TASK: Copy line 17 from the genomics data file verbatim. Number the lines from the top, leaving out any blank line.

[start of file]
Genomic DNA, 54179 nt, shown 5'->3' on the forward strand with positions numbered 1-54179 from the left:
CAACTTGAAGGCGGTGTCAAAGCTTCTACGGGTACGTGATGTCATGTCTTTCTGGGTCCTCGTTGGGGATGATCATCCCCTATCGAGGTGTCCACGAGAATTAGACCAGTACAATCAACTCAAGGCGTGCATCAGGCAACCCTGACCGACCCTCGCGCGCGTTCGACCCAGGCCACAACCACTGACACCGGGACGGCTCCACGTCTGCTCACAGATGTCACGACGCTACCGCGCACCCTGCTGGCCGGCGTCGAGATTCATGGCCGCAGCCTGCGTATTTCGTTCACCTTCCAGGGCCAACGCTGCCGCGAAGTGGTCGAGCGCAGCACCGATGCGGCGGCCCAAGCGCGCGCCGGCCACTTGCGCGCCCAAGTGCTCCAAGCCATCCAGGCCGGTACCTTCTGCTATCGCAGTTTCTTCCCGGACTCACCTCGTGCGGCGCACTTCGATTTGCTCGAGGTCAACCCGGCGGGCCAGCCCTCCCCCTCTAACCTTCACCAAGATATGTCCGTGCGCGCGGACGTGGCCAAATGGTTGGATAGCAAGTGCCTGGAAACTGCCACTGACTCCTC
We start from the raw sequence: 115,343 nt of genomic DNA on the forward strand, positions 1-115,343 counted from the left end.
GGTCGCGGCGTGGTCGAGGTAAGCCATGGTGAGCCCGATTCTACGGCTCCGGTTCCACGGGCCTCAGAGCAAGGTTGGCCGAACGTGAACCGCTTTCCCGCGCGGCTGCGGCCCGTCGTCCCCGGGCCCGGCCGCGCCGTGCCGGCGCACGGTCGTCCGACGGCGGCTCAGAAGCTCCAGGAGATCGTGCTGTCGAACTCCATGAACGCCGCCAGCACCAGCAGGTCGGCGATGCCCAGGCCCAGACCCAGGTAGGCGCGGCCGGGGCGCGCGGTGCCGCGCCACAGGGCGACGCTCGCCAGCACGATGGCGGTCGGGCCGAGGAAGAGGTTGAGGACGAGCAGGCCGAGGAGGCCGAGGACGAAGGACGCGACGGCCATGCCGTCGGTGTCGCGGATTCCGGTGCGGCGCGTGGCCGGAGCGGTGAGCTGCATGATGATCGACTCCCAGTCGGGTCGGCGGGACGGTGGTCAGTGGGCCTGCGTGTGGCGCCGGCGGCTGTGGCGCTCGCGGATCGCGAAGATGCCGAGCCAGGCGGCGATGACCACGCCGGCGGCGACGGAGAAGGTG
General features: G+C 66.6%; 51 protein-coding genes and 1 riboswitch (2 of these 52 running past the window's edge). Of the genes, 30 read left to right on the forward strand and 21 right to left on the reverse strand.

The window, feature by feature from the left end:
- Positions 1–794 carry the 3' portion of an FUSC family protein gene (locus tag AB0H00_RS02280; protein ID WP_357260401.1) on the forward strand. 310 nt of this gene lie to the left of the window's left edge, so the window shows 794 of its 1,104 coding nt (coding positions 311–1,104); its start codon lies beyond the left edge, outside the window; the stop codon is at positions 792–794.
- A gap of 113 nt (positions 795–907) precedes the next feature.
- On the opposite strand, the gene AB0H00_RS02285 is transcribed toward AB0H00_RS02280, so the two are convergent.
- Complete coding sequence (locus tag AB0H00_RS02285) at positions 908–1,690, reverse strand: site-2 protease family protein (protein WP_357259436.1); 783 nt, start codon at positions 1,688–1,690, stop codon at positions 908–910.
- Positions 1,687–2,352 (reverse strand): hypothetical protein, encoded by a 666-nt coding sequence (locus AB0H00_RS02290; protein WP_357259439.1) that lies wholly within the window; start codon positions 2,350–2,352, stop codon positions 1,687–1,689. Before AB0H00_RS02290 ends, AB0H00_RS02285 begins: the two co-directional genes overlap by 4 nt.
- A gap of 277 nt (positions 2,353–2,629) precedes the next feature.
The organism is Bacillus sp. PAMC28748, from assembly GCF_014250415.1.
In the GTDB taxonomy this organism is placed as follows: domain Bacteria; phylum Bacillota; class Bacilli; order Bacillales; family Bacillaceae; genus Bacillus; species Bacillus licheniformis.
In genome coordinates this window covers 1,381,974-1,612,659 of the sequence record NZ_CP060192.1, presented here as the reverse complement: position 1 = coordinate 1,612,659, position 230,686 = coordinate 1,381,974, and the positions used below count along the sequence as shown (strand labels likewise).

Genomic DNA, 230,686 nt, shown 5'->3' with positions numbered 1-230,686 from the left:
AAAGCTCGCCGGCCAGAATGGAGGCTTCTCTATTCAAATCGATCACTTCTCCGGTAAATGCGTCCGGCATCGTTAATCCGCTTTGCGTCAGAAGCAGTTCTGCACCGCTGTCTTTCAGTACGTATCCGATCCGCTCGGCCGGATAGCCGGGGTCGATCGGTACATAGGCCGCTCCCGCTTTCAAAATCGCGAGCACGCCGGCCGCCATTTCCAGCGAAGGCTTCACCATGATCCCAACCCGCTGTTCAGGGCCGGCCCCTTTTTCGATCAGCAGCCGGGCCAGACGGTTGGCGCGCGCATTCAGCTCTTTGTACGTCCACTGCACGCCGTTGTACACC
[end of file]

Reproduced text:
AAAGCTCGCCGGCCAGAATGGAGGCTTCTCTATTCAAATCGATCACTTCTCCGGTAAATGCGTCCGGCATCGTTAATCCGCTTTGCGTCAGAAGCAGTTCTGCACCGCTGTCTTTCAGTACGTATCCGATCCGCTCGGCCGGATAGCCGGGGTCGATCGGTACATAGGCCGCTCCCGCTTTCAAAATCGCGAGCACGCCGGCCGCCATTTCCAGCGAAGGCTTCACCATGATCCCAACCCGCTGTTCAGGGCCGGCCCCTTTTTCGATCAGCAGCCGGGCCAGACGGTTGGCGCGCGCATTCAGCTCTTTGTACGTCCACTGCACGCCGTTGTACACC